Auditors: DOD, VA need measures to track electronic health record progress
- By Mary Mosquera
- Jan 29, 2009
The Defense and Veterans Affairs departments are making slow progress in sharing electronic health information because the departments have not developed goals and measures to track their progress toward implementing the full capabilities of interoperable electronic health records, the Government Accountability Office has reported.
For example, DOD and VA exchanged computable pharmacy and drug-allergy data on more than 21,000 shared patients, an increase of 2,700 between June and October 2008, GAO said in a report released Jan 28, However, measuring progress by reporting increases in interoperability has limitations, said Valerie Melvin, director of GAO’s human capital and management information systems issues.
Although DOD and VA have discussed objectives and activities in their plans to increase information sharing, they have not included goals and measures that are characteristic of effective plans, she said. The departments told GAO that their current plans represent their initial efforts to establish interoperability goals.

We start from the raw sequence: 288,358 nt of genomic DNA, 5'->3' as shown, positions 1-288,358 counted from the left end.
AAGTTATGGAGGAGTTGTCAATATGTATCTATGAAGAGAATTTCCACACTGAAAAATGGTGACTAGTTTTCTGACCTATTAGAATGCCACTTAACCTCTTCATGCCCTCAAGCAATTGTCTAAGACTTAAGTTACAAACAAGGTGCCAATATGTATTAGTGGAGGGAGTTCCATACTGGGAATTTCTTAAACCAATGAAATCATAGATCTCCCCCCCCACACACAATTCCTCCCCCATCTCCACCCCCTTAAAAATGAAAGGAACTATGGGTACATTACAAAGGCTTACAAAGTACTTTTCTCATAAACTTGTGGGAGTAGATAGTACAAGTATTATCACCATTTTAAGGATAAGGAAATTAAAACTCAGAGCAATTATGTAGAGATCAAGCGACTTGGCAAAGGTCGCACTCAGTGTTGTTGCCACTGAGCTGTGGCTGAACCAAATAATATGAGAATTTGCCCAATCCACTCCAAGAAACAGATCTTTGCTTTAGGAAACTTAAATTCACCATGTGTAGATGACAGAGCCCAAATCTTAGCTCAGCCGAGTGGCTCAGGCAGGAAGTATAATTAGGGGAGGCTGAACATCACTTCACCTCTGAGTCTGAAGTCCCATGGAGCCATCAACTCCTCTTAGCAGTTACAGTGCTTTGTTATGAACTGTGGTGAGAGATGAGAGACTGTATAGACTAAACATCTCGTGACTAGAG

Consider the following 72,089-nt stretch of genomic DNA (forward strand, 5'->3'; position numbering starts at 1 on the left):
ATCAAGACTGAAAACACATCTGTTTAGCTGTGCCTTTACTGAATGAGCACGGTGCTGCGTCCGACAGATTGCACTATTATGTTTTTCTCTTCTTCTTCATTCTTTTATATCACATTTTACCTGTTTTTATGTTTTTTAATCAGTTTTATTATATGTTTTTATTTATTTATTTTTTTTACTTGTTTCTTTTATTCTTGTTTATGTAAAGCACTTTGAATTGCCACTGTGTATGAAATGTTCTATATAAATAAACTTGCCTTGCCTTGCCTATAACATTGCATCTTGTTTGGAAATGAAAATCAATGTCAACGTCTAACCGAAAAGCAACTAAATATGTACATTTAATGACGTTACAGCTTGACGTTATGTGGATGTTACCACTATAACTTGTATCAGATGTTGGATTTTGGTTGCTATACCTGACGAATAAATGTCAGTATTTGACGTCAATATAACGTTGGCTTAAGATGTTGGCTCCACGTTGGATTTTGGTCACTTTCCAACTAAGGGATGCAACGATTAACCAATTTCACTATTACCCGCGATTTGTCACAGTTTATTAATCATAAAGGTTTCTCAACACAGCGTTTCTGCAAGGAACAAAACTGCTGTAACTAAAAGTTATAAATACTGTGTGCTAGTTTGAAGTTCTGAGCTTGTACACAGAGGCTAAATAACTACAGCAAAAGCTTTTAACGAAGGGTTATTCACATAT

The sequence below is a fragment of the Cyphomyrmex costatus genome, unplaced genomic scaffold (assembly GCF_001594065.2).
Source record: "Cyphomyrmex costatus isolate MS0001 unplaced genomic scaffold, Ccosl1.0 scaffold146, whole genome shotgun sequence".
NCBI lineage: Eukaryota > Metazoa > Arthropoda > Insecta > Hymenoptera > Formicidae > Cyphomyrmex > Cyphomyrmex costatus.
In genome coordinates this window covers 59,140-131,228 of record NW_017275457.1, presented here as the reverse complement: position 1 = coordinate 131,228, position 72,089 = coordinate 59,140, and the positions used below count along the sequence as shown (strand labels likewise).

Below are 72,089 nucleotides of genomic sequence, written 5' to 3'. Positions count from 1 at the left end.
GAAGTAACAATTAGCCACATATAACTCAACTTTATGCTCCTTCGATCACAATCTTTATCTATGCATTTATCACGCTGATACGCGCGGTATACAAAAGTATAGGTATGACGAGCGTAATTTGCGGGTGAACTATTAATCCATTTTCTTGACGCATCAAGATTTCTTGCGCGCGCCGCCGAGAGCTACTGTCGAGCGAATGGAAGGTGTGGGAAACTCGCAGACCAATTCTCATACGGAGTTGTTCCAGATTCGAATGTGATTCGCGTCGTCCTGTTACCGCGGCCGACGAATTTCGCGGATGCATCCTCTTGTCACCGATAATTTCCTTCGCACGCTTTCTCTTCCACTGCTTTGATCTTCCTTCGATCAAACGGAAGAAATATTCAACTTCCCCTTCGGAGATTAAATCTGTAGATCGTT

“Without establishing results-oriented goals, then reporting progress using measures relative to the established goals, the departments and their stakeholders do not have the comprehensive picture that they need to effectively manage their progress toward achieving increased interoperability,” Melvin said.
The departments also have been slow to follow up on GAO’s recommendation in July 2008 report to set up a joint interagency program office, she said.
GAO reports twice a year on the departments’ progress to implement interoperable electronic health records by Sept. 30 under a law that also directed DOD and VA to establish a joint program office. The departments approved a program charter for the office, but have not set it up or filled key positions. The departments had anticipated setting up this office by December 2008, the report said.
“In the continued absence of a fully established program office, the departments will remain ineffectively positioned to assure that interoperable electronic health records and capabilities are achieved by the required date,” Melvin said.
In response, DOD and VA said they would work toward implementing GAO’s recommendations to develop goals for results and measures to track their performance and progress.
The GAO report, Electronic Health Records: DOD's and VA's Sharing of Information Could Benefit from Improved Management, is available here
Mary Mosquera is a reporter for Federal Computer Week.